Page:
The Reserve Bank of India’s research aims to evaluate the potential for tokenization of assets and government bonds as a potential feature of the Central Bank Digital Currency (CBDC). While quantitative aspects are not a priority here, the key objective is to test the technology in practical usage.
As part of these pilot studies, an important aspect is to examine how businesses will interact with this new technology, what computational capabilities they will have, and how people will interact with it. Transactions have been significantly limited compared to the initial goal of 1 million transactions due to new technologies such as artificial intelligence and quantum computing, which place a strong emphasis on security systems and encryption.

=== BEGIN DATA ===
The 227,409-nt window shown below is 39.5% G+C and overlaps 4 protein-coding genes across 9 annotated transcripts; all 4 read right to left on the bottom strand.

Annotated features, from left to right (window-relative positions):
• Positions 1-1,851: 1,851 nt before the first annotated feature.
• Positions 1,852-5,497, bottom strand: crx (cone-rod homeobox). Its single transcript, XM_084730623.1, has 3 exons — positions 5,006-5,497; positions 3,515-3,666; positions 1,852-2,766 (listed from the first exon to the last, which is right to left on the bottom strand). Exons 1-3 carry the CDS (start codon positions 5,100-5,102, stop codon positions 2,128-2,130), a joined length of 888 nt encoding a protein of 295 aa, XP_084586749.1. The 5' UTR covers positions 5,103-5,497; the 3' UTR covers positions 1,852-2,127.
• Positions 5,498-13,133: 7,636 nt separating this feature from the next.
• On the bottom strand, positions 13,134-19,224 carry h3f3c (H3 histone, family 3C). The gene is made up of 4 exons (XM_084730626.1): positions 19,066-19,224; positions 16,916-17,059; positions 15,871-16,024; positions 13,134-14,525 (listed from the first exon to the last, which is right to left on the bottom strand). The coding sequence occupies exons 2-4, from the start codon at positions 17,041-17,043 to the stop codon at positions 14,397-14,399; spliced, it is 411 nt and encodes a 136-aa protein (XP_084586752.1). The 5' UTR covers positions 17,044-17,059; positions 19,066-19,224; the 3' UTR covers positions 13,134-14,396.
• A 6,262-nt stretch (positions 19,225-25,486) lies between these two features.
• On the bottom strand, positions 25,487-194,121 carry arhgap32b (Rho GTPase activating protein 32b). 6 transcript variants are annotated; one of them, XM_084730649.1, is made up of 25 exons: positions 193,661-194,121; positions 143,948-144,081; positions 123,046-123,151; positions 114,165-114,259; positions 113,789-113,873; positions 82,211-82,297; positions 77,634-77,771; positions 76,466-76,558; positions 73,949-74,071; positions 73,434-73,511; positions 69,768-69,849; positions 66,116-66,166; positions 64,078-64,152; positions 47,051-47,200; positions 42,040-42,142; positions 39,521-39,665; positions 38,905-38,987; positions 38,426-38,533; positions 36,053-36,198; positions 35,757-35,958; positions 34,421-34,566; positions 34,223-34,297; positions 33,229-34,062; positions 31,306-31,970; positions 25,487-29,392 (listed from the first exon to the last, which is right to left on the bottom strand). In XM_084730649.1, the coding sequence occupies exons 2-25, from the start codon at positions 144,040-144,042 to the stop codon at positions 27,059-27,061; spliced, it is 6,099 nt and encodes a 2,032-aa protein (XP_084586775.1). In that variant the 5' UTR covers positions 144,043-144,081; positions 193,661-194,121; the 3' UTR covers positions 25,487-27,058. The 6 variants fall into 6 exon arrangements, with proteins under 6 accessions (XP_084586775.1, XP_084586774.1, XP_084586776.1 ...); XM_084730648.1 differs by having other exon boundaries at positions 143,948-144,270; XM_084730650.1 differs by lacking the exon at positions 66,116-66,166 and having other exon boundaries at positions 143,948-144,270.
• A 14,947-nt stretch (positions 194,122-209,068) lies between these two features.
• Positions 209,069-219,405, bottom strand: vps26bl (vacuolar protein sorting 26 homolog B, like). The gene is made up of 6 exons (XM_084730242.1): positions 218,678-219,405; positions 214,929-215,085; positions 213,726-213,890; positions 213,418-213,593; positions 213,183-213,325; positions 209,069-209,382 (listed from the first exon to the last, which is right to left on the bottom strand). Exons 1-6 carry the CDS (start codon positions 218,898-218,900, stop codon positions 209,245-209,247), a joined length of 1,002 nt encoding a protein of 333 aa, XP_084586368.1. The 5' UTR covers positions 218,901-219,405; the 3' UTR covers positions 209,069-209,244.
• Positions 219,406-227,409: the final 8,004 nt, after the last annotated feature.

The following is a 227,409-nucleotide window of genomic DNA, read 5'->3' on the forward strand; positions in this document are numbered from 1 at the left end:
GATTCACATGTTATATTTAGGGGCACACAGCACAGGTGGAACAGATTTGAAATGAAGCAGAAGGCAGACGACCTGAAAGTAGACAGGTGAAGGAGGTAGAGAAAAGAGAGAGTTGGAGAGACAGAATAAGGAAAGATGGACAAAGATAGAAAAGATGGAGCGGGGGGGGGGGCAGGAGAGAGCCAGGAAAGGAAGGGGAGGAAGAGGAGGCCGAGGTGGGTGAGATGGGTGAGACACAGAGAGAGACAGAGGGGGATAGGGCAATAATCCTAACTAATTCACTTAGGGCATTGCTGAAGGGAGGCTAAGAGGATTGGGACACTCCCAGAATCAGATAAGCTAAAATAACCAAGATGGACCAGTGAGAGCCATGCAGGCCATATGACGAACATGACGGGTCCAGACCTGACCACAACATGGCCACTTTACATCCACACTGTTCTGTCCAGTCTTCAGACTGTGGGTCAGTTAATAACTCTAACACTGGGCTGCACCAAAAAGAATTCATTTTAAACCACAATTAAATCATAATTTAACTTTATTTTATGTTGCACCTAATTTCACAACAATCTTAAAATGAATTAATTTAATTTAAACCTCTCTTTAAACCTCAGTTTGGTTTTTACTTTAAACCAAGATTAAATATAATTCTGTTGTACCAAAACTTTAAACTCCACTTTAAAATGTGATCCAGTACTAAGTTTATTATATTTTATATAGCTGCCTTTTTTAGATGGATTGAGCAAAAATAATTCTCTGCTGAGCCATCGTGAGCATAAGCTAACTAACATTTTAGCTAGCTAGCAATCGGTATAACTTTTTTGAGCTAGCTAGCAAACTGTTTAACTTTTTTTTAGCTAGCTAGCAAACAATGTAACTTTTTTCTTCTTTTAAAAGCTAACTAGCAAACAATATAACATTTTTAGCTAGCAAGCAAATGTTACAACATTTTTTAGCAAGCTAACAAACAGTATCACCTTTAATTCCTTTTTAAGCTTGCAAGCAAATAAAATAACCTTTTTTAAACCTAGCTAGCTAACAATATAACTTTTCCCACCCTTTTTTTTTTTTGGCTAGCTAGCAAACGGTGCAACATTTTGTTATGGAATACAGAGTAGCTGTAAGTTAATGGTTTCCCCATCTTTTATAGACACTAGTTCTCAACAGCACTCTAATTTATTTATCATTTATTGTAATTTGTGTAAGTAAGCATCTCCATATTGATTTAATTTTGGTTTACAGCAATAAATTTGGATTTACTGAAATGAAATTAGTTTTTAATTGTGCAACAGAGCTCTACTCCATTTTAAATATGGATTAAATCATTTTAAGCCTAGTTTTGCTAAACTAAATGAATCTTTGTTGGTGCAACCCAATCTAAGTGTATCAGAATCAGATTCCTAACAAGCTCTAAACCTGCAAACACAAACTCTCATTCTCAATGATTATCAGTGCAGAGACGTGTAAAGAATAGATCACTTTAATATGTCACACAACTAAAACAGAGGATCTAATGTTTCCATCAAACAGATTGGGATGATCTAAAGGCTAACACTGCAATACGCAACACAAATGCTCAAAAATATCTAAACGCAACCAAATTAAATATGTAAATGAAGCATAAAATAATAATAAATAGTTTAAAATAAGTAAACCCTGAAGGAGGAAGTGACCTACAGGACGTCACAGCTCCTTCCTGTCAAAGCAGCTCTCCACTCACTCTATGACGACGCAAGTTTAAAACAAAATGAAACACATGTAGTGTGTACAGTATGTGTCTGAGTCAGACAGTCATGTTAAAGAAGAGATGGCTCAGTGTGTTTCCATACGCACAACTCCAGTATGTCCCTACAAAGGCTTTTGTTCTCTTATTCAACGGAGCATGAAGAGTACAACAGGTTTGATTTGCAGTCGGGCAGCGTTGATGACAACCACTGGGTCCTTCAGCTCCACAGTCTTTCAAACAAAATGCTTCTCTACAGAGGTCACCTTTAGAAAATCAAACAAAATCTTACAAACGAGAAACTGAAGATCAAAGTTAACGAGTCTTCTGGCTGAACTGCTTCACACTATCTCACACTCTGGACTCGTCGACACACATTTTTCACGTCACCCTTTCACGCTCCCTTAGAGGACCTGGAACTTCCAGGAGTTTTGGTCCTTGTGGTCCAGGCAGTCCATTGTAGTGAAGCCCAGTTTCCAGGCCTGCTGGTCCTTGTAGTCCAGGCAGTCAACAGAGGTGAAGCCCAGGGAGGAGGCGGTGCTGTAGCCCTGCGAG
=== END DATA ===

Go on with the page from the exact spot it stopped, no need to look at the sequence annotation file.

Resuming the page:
Sankar, an expert from the Reserve Bank of India, recognizes that despite the risk of job loss, banking will continue to evolve with technological advancements, necessitating the need to adapt and embrace artificial intelligence by bankers.
Still, one of the main challenges that requires technological and regulatory changes is the issue of cybersecurity to keep up with the pace of technological development. Sankar argues that this situation is changing rapidly, and the law will have to adapt to these new trends. This means introducing new regulations and solutions that will protect against threats related to advanced cybercrime and new technologies.
The conclusion from these studies is that in today’s world, where technology is advancing at a rapid pace, it is necessary for institutions and regulations to be flexible and open to new solutions. Introducing innovations such as a central digital currency not only brings benefits to the economy but also poses challenges that must be addressed effectively and responsibly.